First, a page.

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Births: Final Data for 2018.

Births: Final Data for 2018. Objectives-This report presents 2018 data on U.S. births according to a wide variety of characteristics. Trends in fertility patterns and maternal and infant characteristics are described and interpreted. Methods-Descriptive tabulations of data reported on the birth certificates of the 3.79 million births that occurred in 2018 are presented. Data are presented for maternal age, live-birth order, race and Hispanic origin, marital status, tobacco use, prenatal care, source of payment for the delivery, method of delivery, gestational age, birthweight, and plurality. Selected data by mother's state of residence and birth rates by age also are shown. Trend data for 2010 through 2018 are presented for selected items. Trend data by race and Hispanic origin are shown for 2016-2018. Results-3,791,712 births were registered in the United States in 2018, down 2% from 2017. Compared with rates in 2017, the general fertility rate declined to 59.1 births per 1,000 women aged 15-44. The birth rate for females aged 15-19 fell 7% in 2018. Birth rates declined for women aged 20-34 and increased for women aged 35-44. The total fertility rate declined to 1,729.5 births per 1,000 women in 2018. Birth rates for both married and unmarried women declined from 2017 to 2018. The percentage of women who began prenatal care in the first trimester of pregnancy rose to 77.5% in 2018; the percentage of all women who smoked during pregnancy declined to 6.5%. The cesarean delivery rate decreased to 31.9% in 2018 following an increase in 2017. Medicaid was the source of payment for 42.3% of all 2018 births, down 2% from 2017. The preterm birth rate rose for the fourth straight year to 10.02% in 2018; the rate of low birthweight was unchanged at 8.28%. Twin and triplet and higher-order multiple birth rates declined in 2018 (Figure 1). http://www.deepdyve.com/assets/images/DeepDyve-Logo-lg.png National vital statistics reports : from the Centers for Disease Control and Prevention, National Center for Health Statistics, National Vital Statistics System Pubmed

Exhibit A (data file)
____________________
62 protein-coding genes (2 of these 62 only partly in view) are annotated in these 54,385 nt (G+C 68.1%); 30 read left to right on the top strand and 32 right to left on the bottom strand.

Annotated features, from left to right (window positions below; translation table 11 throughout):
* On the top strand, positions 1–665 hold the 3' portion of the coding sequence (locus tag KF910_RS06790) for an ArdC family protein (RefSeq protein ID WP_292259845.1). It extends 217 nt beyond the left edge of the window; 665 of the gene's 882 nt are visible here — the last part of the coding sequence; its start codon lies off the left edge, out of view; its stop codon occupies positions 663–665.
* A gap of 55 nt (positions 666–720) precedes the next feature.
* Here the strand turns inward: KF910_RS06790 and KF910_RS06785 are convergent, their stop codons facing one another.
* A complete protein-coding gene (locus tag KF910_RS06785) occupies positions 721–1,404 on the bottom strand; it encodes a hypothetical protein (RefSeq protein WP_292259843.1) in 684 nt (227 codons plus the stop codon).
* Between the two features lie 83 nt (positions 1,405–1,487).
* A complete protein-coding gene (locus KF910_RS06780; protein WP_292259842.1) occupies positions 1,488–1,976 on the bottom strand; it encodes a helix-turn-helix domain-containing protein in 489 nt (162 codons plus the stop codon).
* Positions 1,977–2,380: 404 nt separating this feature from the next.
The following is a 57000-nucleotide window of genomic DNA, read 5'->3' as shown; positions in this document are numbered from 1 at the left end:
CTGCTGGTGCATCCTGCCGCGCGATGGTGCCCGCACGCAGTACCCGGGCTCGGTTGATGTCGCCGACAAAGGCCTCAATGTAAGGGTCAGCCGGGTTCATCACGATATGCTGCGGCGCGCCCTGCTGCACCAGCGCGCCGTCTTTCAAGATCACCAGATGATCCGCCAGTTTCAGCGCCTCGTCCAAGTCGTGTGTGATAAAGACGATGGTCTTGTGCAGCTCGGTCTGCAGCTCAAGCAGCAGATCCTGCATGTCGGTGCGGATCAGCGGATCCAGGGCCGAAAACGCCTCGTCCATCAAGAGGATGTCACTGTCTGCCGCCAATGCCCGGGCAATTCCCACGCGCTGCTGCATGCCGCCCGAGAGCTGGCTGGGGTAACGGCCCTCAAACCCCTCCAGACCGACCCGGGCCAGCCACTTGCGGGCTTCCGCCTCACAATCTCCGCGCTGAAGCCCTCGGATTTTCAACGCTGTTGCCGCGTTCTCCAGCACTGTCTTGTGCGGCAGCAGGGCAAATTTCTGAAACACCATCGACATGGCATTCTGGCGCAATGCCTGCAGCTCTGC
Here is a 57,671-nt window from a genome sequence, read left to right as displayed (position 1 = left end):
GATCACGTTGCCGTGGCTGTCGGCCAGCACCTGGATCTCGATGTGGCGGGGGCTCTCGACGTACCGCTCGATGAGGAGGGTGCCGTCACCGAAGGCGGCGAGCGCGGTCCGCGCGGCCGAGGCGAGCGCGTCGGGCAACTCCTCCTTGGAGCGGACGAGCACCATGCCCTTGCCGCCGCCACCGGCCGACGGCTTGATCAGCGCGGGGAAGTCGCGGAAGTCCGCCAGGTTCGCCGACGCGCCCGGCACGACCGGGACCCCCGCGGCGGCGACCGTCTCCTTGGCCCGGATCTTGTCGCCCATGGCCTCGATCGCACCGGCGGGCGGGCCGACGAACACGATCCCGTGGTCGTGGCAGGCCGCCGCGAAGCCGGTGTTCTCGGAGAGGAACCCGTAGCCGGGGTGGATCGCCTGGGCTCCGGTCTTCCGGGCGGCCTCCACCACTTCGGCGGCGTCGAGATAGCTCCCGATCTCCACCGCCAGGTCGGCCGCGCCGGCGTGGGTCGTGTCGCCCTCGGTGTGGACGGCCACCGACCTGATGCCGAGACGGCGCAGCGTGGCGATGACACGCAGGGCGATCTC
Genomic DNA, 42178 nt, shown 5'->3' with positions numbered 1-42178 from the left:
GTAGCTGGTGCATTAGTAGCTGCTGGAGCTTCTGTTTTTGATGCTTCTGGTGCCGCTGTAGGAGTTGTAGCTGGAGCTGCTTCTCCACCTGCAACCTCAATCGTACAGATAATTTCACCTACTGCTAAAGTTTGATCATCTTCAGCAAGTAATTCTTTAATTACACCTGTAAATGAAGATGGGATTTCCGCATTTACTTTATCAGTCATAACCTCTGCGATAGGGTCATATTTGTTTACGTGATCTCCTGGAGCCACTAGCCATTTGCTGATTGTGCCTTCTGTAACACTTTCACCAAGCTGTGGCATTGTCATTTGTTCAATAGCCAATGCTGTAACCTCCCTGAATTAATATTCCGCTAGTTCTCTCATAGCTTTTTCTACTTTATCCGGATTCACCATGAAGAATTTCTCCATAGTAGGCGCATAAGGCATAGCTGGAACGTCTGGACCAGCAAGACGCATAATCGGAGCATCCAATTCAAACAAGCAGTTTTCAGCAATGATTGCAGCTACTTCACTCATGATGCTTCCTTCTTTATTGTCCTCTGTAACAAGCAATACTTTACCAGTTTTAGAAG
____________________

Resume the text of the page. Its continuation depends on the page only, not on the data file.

Births: Final Data for 2018.

National vital statistics reports : from the Centers for Disease Control and Prevention, National Center for Health Statistics, National Vital Statistics System , Volume 68 (13): 47 – Jul 7, 2020

Births: Final Data for 2018.


Abstract